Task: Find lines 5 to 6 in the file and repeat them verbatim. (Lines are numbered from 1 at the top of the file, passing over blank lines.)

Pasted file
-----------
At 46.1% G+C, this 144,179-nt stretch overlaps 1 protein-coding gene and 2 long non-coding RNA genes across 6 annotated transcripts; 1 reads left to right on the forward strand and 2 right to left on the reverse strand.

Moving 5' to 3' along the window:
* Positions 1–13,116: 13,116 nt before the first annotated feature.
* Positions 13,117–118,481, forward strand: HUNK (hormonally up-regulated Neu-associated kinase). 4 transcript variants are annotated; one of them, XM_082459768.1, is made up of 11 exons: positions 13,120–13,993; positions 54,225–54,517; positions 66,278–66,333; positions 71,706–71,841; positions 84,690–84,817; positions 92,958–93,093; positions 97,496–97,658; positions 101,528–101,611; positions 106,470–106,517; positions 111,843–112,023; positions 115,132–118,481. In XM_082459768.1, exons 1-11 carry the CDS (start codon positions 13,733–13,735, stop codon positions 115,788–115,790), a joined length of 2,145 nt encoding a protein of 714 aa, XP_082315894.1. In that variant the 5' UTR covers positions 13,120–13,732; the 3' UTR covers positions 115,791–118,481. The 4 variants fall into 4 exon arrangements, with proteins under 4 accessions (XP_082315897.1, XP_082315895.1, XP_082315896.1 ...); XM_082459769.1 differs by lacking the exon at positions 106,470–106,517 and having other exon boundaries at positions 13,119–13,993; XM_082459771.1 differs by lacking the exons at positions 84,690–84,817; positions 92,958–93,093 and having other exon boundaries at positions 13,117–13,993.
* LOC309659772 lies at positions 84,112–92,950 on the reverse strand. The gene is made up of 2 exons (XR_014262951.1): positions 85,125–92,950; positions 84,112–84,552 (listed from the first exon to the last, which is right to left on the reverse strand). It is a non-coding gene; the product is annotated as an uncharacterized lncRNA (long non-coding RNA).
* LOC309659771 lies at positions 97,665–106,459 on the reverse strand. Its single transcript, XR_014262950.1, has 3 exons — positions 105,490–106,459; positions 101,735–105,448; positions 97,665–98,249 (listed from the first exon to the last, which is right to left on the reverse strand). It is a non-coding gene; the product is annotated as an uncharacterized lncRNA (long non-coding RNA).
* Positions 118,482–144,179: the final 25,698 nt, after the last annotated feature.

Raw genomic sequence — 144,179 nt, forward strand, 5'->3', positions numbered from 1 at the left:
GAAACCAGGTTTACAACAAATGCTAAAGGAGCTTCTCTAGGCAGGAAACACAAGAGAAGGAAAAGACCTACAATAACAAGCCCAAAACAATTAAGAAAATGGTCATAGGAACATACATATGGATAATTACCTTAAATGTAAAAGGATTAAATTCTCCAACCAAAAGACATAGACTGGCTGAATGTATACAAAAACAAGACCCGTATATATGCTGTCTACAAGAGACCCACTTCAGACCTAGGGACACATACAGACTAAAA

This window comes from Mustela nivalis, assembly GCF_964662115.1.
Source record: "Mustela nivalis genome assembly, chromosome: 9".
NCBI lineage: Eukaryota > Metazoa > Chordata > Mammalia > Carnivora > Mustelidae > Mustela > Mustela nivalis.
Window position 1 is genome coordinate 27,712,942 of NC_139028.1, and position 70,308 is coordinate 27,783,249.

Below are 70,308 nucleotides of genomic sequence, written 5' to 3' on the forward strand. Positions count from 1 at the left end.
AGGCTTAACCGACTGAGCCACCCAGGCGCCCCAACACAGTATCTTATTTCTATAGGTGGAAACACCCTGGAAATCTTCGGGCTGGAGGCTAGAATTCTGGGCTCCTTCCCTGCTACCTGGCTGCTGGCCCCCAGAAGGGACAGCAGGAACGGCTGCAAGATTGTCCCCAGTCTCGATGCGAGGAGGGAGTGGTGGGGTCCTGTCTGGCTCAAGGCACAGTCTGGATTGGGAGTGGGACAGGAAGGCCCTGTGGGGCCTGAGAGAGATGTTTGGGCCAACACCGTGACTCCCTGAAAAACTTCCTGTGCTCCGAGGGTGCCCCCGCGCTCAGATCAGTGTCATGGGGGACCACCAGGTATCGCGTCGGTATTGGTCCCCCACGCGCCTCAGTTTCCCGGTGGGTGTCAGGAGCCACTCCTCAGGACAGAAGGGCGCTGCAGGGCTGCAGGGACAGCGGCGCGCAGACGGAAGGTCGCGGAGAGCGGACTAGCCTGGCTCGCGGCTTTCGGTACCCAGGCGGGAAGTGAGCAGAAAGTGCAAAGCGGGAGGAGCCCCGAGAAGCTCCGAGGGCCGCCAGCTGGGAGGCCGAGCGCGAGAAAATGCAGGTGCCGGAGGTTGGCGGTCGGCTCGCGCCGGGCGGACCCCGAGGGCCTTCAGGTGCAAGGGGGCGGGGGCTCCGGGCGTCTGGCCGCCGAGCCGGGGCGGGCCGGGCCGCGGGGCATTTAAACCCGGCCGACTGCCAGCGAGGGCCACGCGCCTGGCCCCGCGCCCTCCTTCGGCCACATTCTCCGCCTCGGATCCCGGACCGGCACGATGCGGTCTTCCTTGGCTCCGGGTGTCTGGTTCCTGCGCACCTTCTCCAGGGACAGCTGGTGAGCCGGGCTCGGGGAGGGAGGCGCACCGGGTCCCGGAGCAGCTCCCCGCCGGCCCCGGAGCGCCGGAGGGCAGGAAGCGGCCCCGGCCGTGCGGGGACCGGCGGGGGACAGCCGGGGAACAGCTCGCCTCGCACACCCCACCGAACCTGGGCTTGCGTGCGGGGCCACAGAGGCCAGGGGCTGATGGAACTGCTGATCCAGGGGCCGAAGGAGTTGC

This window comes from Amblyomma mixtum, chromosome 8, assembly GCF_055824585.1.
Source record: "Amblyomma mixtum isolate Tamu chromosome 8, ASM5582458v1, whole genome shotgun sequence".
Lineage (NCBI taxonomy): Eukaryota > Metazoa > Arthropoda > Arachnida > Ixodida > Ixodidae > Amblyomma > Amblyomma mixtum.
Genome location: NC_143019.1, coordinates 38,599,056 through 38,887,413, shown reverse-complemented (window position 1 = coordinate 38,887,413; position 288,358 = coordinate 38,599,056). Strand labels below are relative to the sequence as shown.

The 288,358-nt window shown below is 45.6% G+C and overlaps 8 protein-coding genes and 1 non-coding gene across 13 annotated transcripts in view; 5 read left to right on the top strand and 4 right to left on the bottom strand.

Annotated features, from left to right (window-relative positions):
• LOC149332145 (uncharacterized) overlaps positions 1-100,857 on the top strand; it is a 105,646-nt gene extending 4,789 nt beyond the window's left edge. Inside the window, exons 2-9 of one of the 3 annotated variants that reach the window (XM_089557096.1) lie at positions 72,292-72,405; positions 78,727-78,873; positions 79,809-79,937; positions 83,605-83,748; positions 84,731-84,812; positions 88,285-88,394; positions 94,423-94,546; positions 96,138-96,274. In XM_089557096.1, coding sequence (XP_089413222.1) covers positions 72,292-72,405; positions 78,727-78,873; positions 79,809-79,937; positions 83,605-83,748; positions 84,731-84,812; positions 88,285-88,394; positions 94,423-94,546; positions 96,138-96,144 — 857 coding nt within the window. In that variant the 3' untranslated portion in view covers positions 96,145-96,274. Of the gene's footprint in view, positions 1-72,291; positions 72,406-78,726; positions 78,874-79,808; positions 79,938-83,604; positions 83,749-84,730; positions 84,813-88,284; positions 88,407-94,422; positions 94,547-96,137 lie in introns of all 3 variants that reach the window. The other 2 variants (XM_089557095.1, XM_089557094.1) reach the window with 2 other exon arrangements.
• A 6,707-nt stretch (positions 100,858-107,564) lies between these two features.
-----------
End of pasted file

* LOC309659772 lies at positions 84,112–92,950 on the reverse strand. The gene is made up of 2 exons (XR_014262951.1): positions 85,125–92,950; positions 84,112–84,552 (listed from the first exon to the last, which is right to left on the reverse strand). It is a non-coding gene; the product is annotated as an uncharacterized lncRNA (long non-coding RNA).
* LOC309659771 lies at positions 97,665–106,459 on the reverse strand. Its single transcript, XR_014262950.1, has 3 exons — positions 105,490–106,459; positions 101,735–105,448; positions 97,665–98,249 (listed from the first exon to the last, which is right to left on the reverse strand). It is a non-coding gene; the product is annotated as an uncharacterized lncRNA (long non-coding RNA).